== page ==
I liked this CD in general and think that what Sfogli lacks in originality he makes up for in technique. He’s an excellent guitarist with monster chops and those who like to hear this sort of jaw-dropping playing, and fans of John Petrucci in particular, should find his CD interesting. Sfogli shows strong songwriting at times, but some songs come across to me as ‘just another guitarist’s solo CD.’ His weaker songs are a patchwork of his influences that never show us Sfogli is original enough to stand out from the crowd. This is not an ‘essential’ album, and I hope that Marco Sfogli will work to show us a more original style in the future. He seems to have a great chemistry with keyboardist Alex Argento, and I hope they two of them continue to work together on future albums.

Marco Sfogli's Official Website


BG said...

I'm not so much into Italian stuff, basically because of not understanding the lyrics. But since this is instrumental (I assume) I might give it a try....

Anyways, a nice post...
just a thought.... We should have a link from Progulus to try to increase the audience...and get some more interaction (comments)...but I don't know if that's possible...

MVunit3 said...
This comment has been removed by the author.
MAVIII said...

Hi Lamneth,
I have been enjoying your reviews, and I am sorry I haven't been able to respond, "Life" has set its obstacles, so its been hard to get back to this wonderful Forum.

As far as Lyrics in a Foreign language, that has never bothered me, since being raised on Latin Musics and in my later years discovering World Music, and I can usually decipher the lyrics or "vibe" of the Vox.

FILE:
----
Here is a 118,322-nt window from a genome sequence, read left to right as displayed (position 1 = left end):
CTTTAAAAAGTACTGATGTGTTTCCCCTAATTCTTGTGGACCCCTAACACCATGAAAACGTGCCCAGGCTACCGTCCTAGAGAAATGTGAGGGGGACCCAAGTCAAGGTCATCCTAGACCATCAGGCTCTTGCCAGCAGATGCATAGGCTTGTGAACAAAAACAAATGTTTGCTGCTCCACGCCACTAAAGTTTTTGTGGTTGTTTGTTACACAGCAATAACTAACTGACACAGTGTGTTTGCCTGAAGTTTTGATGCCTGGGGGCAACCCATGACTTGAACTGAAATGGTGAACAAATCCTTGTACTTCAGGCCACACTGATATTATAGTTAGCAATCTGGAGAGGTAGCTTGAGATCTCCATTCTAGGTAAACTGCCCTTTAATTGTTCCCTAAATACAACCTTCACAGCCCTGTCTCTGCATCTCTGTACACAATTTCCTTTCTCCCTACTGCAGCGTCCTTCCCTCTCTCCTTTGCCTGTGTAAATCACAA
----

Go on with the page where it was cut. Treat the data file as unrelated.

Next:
What I have been losing interest in though is the "Instrumental", namely the shredding of Solo Artists. I used to try to buy every "Shrapnel" recording Artist (LP's), but after awhile, I hate to admit, they all started to blend, with very few exceptions. But artists like: Allan Holdsworth; Steve Vai; Eric Johnson; Jeff Beck; Marty Friedman; Chris Poland; Michael Manring, Ron Jazarmbek; Steve Morse and a few others for me, were keeping things interesting.
But what I came to respect were the "Lyrical" Bands like Rush; Kansas; ELP; Frost; Yes; Lemur Voice; Zappa; Suncaged and many others, had the years under their belt creating "Songs", so these instrumentals were like interludes to their repertoire.
Then you have newer bands like: Canvas Solaris, Behold...The Artopus; Spastic Ink; Gordian Knot; Continuo Renacer and others taking it and turning it on its head!

It is in times like these you have to be an exceptional musician to keep our interests among the Ocean of soloists and bands. And if you are a musician, you need to listen whats out there, to see if you stand out when you walk out that door. But this pressure is a good thing, it will help to push the bounderies of your ability ...
we can only hope ;)
(forgive if i missed a fave band)